Having a successful bar, or a bustling bar area in your restaurant, means more than serving great cocktails and different local beers. People will often want to enjoy some quick bites, great appetizers, or more thoughtful food pairings to go along with their drink of choice. So what actually is the best food to offer in your restaurants bar menu? Some patrons will want nothing more than fries or some peanuts, while others will want more thoughtful drink and food pairings in an informal setting, here we’ll look at some ways to make the most of your bar menu.
Serving Up The Classics
Standard bar food staples will always work in a bar setting and offer an informal and familiar take on finger foods. You’ve definitely had them before, and because they are so common, it’s important to do them better. Things like:
- Crispy French Fries & Onion Rings
- Chicken Wings w/ different spice options
- Quesedillas, Nachos, Chips & Salsa
- Sliders (Beef, Chicken, Tofu, etc.)
- Artichoke Dip or Beer Cheese + Pretzels
You can’t go wrong when serving up the classics. Give it a kick up with any local staples, like Chili for Cincinnati or Quahogs in New England. This is a great way to start your bar food menu, with at least a few classics that people are familiar with and will always enjoy.
Kicking Things Up A Notch
Classics will always work, but there is also much room for improvement and innovation with a bar menu. Some patrons may not have intentions of eating an entree and that is one of the reasons to offer more eye catching and noteworthy bar food options. Here we’ll look at a way to stand above the classics.
– Chicken Wings with more thought out flavor options. How about soy ginger Sriracha? Ghost pepper and molasses? Chipotle mole? Working with your chef to pair and incorporate more advanced flavor option is a must.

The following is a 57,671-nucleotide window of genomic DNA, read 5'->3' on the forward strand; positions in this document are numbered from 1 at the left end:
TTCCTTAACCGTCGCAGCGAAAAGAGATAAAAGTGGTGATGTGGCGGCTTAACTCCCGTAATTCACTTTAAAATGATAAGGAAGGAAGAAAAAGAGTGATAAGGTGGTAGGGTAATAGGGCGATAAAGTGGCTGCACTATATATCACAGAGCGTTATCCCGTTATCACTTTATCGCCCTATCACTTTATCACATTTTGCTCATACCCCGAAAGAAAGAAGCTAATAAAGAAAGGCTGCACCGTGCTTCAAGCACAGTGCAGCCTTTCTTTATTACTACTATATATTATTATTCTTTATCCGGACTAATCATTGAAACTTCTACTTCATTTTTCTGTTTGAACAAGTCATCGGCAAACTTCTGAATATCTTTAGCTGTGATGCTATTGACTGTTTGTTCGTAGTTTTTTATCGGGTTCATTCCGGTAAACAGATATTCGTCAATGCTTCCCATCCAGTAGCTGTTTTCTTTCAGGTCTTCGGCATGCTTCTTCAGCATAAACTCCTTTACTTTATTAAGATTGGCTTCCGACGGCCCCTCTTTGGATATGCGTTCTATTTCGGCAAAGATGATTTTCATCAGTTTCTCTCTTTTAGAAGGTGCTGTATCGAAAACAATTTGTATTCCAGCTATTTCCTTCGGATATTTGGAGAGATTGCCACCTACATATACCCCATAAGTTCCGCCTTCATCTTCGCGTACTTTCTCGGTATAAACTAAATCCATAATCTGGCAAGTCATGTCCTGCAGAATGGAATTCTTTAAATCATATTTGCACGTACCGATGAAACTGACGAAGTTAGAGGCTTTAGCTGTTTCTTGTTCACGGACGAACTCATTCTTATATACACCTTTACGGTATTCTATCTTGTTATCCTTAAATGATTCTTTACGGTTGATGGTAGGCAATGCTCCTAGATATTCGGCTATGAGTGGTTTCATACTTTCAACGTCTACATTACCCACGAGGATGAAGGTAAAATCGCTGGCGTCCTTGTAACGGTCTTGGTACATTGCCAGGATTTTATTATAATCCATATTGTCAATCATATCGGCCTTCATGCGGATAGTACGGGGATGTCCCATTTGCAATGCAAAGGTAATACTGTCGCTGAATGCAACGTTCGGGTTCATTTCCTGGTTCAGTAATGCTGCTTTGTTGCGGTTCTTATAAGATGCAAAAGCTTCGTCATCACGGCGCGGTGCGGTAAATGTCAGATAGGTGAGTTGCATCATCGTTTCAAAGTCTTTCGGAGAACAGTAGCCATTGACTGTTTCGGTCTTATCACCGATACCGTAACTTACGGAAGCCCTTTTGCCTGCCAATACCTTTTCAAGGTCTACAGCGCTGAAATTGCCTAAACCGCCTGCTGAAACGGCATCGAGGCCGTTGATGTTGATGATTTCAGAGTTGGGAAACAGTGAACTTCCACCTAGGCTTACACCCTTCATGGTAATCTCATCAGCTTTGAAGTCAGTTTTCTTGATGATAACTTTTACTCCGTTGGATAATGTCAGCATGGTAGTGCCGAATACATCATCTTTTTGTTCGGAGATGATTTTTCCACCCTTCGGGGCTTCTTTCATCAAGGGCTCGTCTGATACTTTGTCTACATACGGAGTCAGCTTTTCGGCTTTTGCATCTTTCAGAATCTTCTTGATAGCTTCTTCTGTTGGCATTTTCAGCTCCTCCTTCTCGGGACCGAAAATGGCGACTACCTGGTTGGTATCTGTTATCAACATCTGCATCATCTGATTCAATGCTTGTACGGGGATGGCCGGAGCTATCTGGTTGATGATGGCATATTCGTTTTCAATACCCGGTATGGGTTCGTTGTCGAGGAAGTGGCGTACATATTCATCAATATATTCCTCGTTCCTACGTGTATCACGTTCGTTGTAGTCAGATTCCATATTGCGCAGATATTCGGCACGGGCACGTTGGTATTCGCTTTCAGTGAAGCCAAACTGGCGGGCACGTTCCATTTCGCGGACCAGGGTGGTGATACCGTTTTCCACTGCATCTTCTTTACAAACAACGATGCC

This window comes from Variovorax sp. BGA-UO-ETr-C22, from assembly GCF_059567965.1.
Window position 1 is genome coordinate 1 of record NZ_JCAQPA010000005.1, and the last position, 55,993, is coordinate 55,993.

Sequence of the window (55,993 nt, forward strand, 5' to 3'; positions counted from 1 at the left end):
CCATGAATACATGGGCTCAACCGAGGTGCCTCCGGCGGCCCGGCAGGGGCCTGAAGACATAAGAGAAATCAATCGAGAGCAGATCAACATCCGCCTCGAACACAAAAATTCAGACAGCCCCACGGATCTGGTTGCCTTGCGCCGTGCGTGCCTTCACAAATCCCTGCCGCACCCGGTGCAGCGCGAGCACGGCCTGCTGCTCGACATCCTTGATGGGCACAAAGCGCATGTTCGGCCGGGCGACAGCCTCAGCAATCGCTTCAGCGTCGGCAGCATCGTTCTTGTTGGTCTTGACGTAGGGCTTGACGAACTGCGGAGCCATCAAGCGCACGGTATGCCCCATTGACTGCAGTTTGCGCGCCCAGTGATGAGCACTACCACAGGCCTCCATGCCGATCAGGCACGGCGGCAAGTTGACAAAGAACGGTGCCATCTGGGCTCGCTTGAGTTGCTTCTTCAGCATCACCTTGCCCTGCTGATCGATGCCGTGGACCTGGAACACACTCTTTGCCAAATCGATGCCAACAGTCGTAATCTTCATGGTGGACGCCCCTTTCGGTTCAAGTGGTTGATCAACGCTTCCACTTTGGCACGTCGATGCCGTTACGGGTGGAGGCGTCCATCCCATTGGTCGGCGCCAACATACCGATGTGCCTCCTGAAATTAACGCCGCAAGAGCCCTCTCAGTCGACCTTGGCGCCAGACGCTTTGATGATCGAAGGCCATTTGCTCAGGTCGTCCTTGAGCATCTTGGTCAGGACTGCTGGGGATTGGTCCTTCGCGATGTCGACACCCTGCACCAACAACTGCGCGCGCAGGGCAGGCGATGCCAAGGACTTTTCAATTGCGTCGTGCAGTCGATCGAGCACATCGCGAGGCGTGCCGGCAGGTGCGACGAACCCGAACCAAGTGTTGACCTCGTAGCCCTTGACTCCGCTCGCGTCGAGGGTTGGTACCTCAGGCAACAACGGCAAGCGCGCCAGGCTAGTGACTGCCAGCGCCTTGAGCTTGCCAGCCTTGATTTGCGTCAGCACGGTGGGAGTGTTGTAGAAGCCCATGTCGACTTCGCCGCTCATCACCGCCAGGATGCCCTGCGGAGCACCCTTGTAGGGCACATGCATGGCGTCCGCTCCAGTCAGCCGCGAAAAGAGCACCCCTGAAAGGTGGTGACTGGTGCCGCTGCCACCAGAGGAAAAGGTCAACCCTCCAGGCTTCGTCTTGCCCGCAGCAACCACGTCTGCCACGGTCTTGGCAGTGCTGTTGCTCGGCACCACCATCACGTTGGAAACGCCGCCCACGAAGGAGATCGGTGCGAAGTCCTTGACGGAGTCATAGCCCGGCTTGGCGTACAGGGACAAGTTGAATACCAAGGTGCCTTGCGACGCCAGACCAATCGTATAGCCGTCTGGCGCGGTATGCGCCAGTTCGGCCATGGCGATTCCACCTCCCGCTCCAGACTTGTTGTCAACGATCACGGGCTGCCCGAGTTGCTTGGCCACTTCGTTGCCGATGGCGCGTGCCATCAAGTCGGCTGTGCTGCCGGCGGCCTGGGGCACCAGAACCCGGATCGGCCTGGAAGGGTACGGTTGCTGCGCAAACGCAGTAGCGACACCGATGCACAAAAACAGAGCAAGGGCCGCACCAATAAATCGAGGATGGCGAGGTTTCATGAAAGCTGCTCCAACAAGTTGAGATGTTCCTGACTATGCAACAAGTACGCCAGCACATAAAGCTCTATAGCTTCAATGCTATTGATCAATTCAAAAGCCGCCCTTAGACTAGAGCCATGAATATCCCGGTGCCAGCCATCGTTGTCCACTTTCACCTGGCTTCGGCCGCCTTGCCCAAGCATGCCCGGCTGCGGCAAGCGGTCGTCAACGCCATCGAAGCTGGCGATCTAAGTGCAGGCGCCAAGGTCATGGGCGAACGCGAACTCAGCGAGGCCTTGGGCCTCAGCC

– Crispy Fries Poutine – offering crispy French fries with gravy, bacon, cheese, scallions, or other iterations of poutine is a way to kick up your French fry game.
-Southwest egg rolls served with corn, black beans, rice, plus chicken with avocado lime dipping sauce.
– Charcuterie plate filled with wonderful dried meats, cheeses, olives, and some good crusty bread.
– Crispy Brussel sprouts with maple syrup and bacon glaze
These all qualify as great bar food dishes that can double as appetizers or entrées for those not looking for a formal meal. Looking to get even more extravagant? Do some web searches, look at other competing restaurants menu’s, this way you can be sure to offer different options or if having similar options, can improve upon the recipes. A great bar area needs to have great food that will keep people drinking, eating, and having a great time without the need for being waited on in a traditional sense or formal entrées.
Pairing Food & Alcohol
No longer does beer and French fries fit the bill. Today, with the range of incredible craft beers continuing to grow, more and more it’s important to have thoughtful food pairings to go along with beverages. This is more than just thinking wine and cheese, take a look.